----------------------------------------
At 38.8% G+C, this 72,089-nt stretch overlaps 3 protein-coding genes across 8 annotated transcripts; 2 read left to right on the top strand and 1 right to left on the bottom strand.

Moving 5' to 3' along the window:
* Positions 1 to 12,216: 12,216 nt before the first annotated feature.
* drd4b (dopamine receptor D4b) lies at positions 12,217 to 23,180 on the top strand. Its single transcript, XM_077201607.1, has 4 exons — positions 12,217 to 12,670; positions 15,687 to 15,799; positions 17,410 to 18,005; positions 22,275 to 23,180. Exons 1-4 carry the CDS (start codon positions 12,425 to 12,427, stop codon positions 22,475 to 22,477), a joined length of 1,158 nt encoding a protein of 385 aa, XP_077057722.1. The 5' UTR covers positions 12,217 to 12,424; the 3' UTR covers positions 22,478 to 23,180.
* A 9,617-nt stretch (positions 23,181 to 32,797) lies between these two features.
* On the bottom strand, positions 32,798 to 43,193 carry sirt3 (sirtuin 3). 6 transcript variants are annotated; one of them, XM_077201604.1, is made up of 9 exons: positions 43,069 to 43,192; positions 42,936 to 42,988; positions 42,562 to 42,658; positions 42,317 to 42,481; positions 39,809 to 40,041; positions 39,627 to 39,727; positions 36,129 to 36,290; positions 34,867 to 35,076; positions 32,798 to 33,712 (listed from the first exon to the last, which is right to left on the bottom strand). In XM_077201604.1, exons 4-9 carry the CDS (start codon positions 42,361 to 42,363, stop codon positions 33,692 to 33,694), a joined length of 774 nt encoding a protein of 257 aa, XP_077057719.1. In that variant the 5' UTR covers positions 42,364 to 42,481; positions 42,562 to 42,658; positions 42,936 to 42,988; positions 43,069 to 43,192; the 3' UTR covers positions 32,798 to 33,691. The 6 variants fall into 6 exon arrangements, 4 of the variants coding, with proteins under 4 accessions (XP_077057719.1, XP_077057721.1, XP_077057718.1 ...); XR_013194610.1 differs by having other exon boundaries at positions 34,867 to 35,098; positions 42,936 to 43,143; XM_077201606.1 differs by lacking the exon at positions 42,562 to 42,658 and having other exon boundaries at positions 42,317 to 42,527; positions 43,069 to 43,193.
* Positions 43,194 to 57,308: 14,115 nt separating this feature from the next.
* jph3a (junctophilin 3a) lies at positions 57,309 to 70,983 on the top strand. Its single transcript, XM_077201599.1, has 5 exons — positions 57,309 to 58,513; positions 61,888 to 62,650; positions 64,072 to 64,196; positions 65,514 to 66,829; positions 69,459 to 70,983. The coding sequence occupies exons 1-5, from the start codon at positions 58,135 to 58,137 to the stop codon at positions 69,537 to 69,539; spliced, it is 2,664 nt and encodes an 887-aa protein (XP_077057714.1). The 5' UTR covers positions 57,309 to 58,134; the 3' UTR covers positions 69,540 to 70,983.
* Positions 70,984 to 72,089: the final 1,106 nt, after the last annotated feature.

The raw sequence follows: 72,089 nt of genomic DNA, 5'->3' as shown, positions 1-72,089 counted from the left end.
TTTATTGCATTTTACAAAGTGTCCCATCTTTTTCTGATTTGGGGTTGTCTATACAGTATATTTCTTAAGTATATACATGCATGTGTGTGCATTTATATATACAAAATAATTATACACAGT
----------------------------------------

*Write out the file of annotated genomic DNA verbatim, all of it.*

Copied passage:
At 38.8% G+C, this 72,089-nt stretch overlaps 3 protein-coding genes across 8 annotated transcripts; 2 read left to right on the top strand and 1 right to left on the bottom strand.

Moving 5' to 3' along the window:
* Positions 1 to 12,216: 12,216 nt before the first annotated feature.
* drd4b (dopamine receptor D4b) lies at positions 12,217 to 23,180 on the top strand. Its single transcript, XM_077201607.1, has 4 exons — positions 12,217 to 12,670; positions 15,687 to 15,799; positions 17,410 to 18,005; positions 22,275 to 23,180. Exons 1-4 carry the CDS (start codon positions 12,425 to 12,427, stop codon positions 22,475 to 22,477), a joined length of 1,158 nt encoding a protein of 385 aa, XP_077057722.1. The 5' UTR covers positions 12,217 to 12,424; the 3' UTR covers positions 22,478 to 23,180.
* A 9,617-nt stretch (positions 23,181 to 32,797) lies between these two features.
* On the bottom strand, positions 32,798 to 43,193 carry sirt3 (sirtuin 3). 6 transcript variants are annotated; one of them, XM_077201604.1, is made up of 9 exons: positions 43,069 to 43,192; positions 42,936 to 42,988; positions 42,562 to 42,658; positions 42,317 to 42,481; positions 39,809 to 40,041; positions 39,627 to 39,727; positions 36,129 to 36,290; positions 34,867 to 35,076; positions 32,798 to 33,712 (listed from the first exon to the last, which is right to left on the bottom strand). In XM_077201604.1, exons 4-9 carry the CDS (start codon positions 42,361 to 42,363, stop codon positions 33,692 to 33,694), a joined length of 774 nt encoding a protein of 257 aa, XP_077057719.1. In that variant the 5' UTR covers positions 42,364 to 42,481; positions 42,562 to 42,658; positions 42,936 to 42,988; positions 43,069 to 43,192; the 3' UTR covers positions 32,798 to 33,691. The 6 variants fall into 6 exon arrangements, 4 of the variants coding, with proteins under 4 accessions (XP_077057719.1, XP_077057721.1, XP_077057718.1 ...); XR_013194610.1 differs by having other exon boundaries at positions 34,867 to 35,098; positions 42,936 to 43,143; XM_077201606.1 differs by lacking the exon at positions 42,562 to 42,658 and having other exon boundaries at positions 42,317 to 42,527; positions 43,069 to 43,193.
* Positions 43,194 to 57,308: 14,115 nt separating this feature from the next.
* jph3a (junctophilin 3a) lies at positions 57,309 to 70,983 on the top strand. Its single transcript, XM_077201599.1, has 5 exons — positions 57,309 to 58,513; positions 61,888 to 62,650; positions 64,072 to 64,196; positions 65,514 to 66,829; positions 69,459 to 70,983. The coding sequence occupies exons 1-5, from the start codon at positions 58,135 to 58,137 to the stop codon at positions 69,537 to 69,539; spliced, it is 2,664 nt and encodes an 887-aa protein (XP_077057714.1). The 5' UTR covers positions 57,309 to 58,134; the 3' UTR covers positions 69,540 to 70,983.
* Positions 70,984 to 72,089: the final 1,106 nt, after the last annotated feature.

The raw sequence follows: 72,089 nt of genomic DNA, 5'->3' as shown, positions 1-72,089 counted from the left end.
TTTATTGCATTTTACAAAGTGTCCCATCTTTTTCTGATTTGGGGTTGTCTATACAGTATATTTCTTAAGTATATACATGCATGTGTGTGCATTTATATATACAAAATAATTATACACAGT